should go to those who have devoted more time than
they can really spare to the countless jobs necessary
for every play. The excellent set in this week's production, for example, was the result of long hours
of after-school work in the cramped annex facilities.
There seems to be no limit to the time spent in
rehearsals at every hour of the day and night in a
sincere effort to furnish a worthwhile product for
State College consumption. Add to this list the
work of costumes, properties, make-up, research,
'*)tc. and you have some idea of the magnitude of
the job.
Although AD plays do not have the polish of a
Broadway production, they are the result of as
tnuch effort as any professional cast ever put into a
drama. Don't forget this next time you're in Page.
Comment on Misconduct . .
We'd like to make a short and not very sweet
comment on the fracas in last Friday's assembly.
The conduct of the freshman and Sophomore classes
—or the misconduct—was a far cry from the
currently theoretical spirit of fair play and common decency that forms the basis of rivalry.
For your information, Sophomores, the expression "making the freshman crawl" was never intended to be interpreted literally. The condition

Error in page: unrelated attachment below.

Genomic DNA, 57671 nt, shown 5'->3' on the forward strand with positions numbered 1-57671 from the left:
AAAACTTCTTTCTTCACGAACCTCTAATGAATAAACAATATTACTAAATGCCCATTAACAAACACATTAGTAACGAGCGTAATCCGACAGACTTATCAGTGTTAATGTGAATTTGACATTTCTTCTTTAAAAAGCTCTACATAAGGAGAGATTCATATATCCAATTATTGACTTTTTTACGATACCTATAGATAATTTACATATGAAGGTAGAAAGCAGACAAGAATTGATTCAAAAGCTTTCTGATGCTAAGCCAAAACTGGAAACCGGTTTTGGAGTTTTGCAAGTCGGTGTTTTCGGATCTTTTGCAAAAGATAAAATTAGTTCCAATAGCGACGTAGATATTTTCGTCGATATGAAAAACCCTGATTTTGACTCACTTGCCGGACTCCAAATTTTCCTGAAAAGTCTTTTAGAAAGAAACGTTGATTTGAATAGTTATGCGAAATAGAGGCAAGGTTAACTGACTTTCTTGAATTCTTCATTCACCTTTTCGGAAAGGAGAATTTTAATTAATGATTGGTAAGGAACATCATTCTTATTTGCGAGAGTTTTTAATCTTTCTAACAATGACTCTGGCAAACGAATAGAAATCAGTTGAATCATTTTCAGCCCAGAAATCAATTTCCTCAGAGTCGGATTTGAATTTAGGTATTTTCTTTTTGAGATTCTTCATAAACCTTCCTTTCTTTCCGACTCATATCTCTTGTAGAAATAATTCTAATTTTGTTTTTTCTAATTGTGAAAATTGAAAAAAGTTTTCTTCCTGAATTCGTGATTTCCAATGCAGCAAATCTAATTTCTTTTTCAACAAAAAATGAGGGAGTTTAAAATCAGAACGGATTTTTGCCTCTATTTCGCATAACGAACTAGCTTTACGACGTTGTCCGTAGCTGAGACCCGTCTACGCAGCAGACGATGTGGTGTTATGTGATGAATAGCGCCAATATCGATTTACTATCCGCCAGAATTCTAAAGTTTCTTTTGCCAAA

of the frosh when they finally emerged from the
double line of "gay young Sophomores" was a
damaging testimony to the un-sportsmanlike attitude of their rival .class. Broken glasses, damaged
clothing, lost beanies and the like were entirely unnecessary. Nor were the freshmen blameless. Sharp
elbow punches below the belt, and hard cracks to
the shins went far beyond the bounds of the expected give and take between the classes.
If rivalry cannot be won by fair means, we suggest both closses give up now, before someone gets
hurt.
College Calendar —
Tuesday—November U
8:30 P.M.—WAA tea In Lounge
7:80 P.M.—Meeting of Pan Amlgos In Lounge.
Wednesday— November 13
7:30 P.M.—ChemiBtry Club meeting In Room 250,
Richardson. Mr. O. K. Rhodes to speak.
Thursday—November 14
12:00 noon—Meeting of "The Orada"
Friday—November 15
4:00 P.M. - 8:00 P.M.—Social meeting for Commuters In Commons
8:00 P.M.-12:00 midnight—Party for graduate students In Common.
8:30 P.M.—Music Council presents Paul Matthen,
barlton and Vivien Harvey, pianist In
Page Kali
Tuesdays, Thursdays
3:30—Debato Council seminar meetings to Room 100
Draper.
;
Wednesdays
3:30—seminar meetings for upperclaasmen, Room
100, Draper.
Riva|ry Hockey (iatee
Endi In Tie Score/ 0-0
L t u
ALUS
Eulogy, kudos, laurels, superla- Arthur Collins; one sprig of entives, and applause have been as couragement to Charles Chase, who
absent from this column as comeli- has improved but needs to develop
ness from the monstrous features stage presence and.memory. And
of Lena tine Hyena, who Is the mod- now, let us sweep all this flowery
ern comic counterpart of the clas- litter and etxravagant rubbish off
tic Medusa—whleh Is quite a hefty the stage and turn to a farce by
circumlocution for asytog t "pan"
people. But to prove that this ugli- Gloria Jaffer.
A bouquet of vegetables to Miss
ness Is only skin-deep, is only the
mask and make-up of the critic, we Jaffer. After seeing what A.D. can
shall take the "pan" and put it in do with a farce, I wonder what it
panegyrize and see how it "pans" would do to "burllcue." It would
probably present a long procession